The Amazon Marketing Coup
December 10, 2013 by Eric and Steve
Last week, Bezos and Company announced plans for a futuristic delivery drone system called
Amazon Prime Air. From both a technical and a regulatory standpoint, Prime Air is years
away from becoming a reality, and yet it is currently one of the hottest topics of discussion
in main stream media. People love talking about it, imaging a near future straight out
science fiction, and debating over the finer points of its governance.
At the same, everybody knows that the drone technology doesn’t exist yet and that it
will be a long time before it actually does.
So what’s really going on here?
Our position is that Amazon Prime is an impressive goal and probably one
that Amazon will one day attain, BUT we also think that the delivery drone announcement
was somewhat of a marketing maneuver. Actually, we think it was an ingenious marketing
maneuver, enacted just in time for the holiday shopping season, which provides customers with
a gentle reminder of just how easy it is to buy all of your gifts online, from Amazon. So easy, in
fact, that one day your gift might be delivered straight to your doorstep, by drone.
With Prime Air, Amazon has advertised itself by dreaming out loud. Bezos has associated his
company with a bright and exciting future that works to position present-tense Amazon as the go-to
source for online shopping. It’s impressive, and it’s working, and we think it’s a method anyone
with a business could include as part of their marketing strategy.
Naturally, we all can’t get airtime on CNN; but, those of us with websites already have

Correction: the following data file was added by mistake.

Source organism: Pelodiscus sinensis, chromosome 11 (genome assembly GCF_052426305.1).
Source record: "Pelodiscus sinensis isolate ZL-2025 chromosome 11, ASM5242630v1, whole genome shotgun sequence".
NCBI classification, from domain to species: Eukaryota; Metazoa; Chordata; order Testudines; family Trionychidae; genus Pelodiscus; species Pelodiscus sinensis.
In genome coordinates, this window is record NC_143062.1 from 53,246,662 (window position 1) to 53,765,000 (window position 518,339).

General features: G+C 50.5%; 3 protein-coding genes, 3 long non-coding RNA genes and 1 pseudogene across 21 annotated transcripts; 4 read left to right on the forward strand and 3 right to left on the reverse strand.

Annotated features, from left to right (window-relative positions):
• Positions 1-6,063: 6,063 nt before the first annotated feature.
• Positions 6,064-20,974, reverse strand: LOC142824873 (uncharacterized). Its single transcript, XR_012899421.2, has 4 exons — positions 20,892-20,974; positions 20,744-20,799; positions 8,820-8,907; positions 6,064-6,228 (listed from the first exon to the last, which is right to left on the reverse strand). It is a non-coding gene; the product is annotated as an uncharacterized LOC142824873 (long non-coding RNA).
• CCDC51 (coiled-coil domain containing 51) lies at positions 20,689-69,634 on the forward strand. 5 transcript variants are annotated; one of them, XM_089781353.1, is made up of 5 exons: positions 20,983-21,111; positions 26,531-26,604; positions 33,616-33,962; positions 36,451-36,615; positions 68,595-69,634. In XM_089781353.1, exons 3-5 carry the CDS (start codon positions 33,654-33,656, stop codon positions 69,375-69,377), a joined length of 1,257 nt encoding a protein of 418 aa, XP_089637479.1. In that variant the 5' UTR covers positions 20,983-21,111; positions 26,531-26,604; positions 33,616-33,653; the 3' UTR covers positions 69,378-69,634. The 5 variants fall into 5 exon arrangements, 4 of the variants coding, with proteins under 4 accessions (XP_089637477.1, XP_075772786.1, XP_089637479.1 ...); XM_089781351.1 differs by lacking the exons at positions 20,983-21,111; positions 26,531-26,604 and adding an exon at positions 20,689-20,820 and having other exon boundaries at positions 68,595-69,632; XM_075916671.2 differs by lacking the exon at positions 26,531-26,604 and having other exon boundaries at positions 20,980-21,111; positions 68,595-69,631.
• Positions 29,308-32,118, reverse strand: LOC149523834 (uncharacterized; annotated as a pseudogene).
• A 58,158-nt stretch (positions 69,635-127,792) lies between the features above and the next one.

more than enough platform to get started. A website is a container which can hold anything,
including your most exciting ideas. If you’re running a business, chances are that you have
more than a few. Your future goals may be years in the making, but they’re also exciting
stories that can be leveraged to market your business and to associate it with innovation
and growth. Your best ideas can be billboards that make your customers stop and think and
talk with others about what they have seen.
Amazon doesn’t have drones yet, but to the casual observer they do. What’s so powerful about
this is that even when people realize that the drones are just speculation, they don’t care
because Amazon still offers a great service. The art of Prime Air is that it isn’t a
false promise – it’s a cool idea that has a good chance of coming true. It keeps Amazon.com
fresh in mind at a crucial point in Amazon’s business cycle, when the lion’s share of its profits
Like Amazon, your business undoubtedly has competition, and chances are that from the
customer’s standpoint many your products/services seem the same. With the right idea and the
right presentation, you can change this conception in a matter of seconds. This doesn’t mean a
complete overhaul. It just means pointing the conversation in a bold, new direction.
taking a step back...and focusing on your delivery ;)
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